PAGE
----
"Play is a profound biological process."
"The ability to play is critical not only to being happy, but also to sustaining social relationships and being a creative, innovative person.
"Play is the vital essence of life. It is what makes life lively."
"Play is like fertilizer for brain growth."
"Play is the purest expression of love."
With statements like that, Dr. Brown seems to imbue play with some sort of supernatural power that makes you smarter, happier, practically impervious to harm or error, and just all-around better. Ok, I'm exaggerating just a bit, but how can you not decide you need more play in your life after assertions like that?
Dr. Brown lays out seven properties of play and a six-step process people go through when they play, as well as seven guidelines on how to incorporate play into your life. He uses examples from the animal kingdom - otters, dogs, polar bears, even hippos and sea squirts - to show how pervasive play is, and how it can teach survival skills. He highlights playful individuals as diverse as Bill Gates, Albert Einstein and Baz Luhrmann to show what play can accomplish. He covers a lot of ground in this book.
But rather than giving you a rundown of everything Dr. Brown mentions, I want to ruminate on just one of his pithy points about play and my own related experiences.
"The opposite of play is not work--the opposite of play is depression."
But stay-at-home-motherhood also has opportunities for play built right in. Dr. Brown mentions that playing with either pets or children "allows us to get past those same, self-censoring impulses that make it so difficult to allow ourselves to play" and, whaddaya know, being a SAHM generally comes along with children who are always ready to play. Whether it's throwing a frisbee in the backyard or pulling out the classic Chutes and Ladders, opportunities for play abound if we avail ourselves of them. For some moms (and dads) that comes naturally. I am not one of those parents. So I need to very intentionally and deliberately choose to play with my children.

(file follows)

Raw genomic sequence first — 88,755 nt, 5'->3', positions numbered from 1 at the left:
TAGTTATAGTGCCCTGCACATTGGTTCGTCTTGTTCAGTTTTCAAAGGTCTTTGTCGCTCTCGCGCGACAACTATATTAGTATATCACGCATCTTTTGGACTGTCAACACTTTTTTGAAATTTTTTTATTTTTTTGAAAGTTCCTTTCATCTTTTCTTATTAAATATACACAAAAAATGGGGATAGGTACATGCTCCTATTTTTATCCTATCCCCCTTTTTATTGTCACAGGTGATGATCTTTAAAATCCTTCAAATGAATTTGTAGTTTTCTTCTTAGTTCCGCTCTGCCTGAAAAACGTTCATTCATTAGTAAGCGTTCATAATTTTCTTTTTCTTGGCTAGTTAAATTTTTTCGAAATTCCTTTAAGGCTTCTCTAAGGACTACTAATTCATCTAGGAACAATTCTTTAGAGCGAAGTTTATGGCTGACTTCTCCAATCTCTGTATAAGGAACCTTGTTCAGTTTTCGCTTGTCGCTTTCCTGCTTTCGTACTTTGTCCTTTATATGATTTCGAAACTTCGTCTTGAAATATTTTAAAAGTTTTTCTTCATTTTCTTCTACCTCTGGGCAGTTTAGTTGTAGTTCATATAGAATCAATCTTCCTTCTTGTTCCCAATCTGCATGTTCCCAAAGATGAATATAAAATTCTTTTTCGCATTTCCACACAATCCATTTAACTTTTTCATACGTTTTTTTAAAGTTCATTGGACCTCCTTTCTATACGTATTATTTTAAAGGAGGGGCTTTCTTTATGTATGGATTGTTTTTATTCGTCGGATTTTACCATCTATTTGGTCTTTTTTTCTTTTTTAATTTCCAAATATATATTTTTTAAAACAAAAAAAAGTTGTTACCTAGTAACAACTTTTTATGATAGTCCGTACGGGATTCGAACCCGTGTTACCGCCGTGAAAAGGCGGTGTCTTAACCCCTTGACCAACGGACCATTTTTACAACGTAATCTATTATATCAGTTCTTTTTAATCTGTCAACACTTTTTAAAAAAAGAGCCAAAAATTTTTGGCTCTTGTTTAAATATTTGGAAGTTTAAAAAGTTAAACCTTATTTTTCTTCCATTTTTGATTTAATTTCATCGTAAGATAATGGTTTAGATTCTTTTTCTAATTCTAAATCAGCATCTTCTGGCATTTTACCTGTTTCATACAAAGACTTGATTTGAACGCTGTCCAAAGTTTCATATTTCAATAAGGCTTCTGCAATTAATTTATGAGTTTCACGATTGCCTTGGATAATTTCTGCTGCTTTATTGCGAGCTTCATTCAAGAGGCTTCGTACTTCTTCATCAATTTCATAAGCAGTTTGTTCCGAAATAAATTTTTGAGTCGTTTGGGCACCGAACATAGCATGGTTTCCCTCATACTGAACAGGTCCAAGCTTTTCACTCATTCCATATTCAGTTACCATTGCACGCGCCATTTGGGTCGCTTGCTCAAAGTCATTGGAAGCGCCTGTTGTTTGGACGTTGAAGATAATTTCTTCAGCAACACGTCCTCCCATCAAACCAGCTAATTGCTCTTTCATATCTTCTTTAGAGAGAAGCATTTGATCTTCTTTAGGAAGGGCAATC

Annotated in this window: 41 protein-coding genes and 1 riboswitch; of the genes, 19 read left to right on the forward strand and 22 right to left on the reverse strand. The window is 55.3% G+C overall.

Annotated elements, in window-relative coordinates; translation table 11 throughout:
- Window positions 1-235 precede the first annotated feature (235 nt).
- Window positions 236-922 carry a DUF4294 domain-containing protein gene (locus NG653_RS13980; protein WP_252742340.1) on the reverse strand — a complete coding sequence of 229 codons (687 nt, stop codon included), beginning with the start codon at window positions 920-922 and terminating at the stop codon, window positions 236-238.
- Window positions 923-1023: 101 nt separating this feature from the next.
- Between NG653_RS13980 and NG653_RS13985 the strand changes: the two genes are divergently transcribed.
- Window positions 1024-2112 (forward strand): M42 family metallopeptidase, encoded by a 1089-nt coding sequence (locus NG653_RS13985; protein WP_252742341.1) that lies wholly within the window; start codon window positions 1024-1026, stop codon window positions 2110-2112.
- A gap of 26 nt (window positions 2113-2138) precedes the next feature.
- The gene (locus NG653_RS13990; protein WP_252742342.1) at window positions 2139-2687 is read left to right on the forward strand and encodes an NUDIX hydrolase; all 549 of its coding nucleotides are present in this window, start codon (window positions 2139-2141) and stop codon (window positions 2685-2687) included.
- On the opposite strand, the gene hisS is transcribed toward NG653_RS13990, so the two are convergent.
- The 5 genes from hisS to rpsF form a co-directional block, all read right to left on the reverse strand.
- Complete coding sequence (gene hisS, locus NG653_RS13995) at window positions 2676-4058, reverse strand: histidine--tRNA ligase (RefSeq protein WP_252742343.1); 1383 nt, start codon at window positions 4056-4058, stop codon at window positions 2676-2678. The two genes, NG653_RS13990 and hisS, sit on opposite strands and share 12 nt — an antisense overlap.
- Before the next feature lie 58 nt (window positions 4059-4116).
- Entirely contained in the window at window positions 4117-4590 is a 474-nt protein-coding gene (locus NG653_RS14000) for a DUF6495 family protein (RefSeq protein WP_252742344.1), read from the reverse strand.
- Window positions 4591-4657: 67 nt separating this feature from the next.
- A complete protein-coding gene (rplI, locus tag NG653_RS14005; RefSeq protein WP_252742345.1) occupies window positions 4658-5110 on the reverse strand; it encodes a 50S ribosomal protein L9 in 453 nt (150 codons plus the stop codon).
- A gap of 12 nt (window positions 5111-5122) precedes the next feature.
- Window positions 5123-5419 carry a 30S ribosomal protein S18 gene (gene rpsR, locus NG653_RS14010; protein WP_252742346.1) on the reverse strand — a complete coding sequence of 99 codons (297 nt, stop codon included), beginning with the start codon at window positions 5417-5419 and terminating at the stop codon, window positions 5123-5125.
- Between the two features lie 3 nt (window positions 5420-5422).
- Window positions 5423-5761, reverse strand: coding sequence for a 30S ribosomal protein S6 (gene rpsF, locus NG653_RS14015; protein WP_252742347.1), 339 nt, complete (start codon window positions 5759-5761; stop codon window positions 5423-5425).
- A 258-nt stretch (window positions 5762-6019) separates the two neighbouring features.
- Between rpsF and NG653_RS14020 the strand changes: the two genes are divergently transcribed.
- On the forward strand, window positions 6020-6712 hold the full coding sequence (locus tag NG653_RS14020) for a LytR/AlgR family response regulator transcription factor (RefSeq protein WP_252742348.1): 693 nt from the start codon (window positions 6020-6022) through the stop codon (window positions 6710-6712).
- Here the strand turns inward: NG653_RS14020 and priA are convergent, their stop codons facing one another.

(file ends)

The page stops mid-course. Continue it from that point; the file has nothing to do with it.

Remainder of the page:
With kids, even work can become play. My youngest has a great time helping to wash dishes (and experimenting with the soap suds bubbles), and the older two have much more fun with their chores when they turn sorting laundry into a game of who-can-empty-their-basket-first-while-throwing-the-most-clothes-on-top-of-the-other. This demonstrates Dr. Brown's assertion that "far from standing in opposition to each other, play and work are mutually supportive...neither one can thrive without the other." The work gets done more quickly, with a better attitude by all, if play is integrated into it.
In addition, according to Dr. Brown, play improves your work and vice versa. "The quality that work and play have in common in creativity. In both we are building our world, creating new relationships, neural connections, objects." So I'm going to work on incorporating play into my work more frequently and see where it gets me both creatively and attitude-wise. I'll let you know how it goes.
Play: How It Shapes the Brain, Opens the Imagination, and Invigorates the Soul
by Stuart Brown, MD, with Christopher Vaughan
Buy it from Amazon here: (hardcover, paperback, ebook)
Find it at a local independent bookseller.
Look it up on Goodreads.
Check it out at your local library (find the nearest one here).
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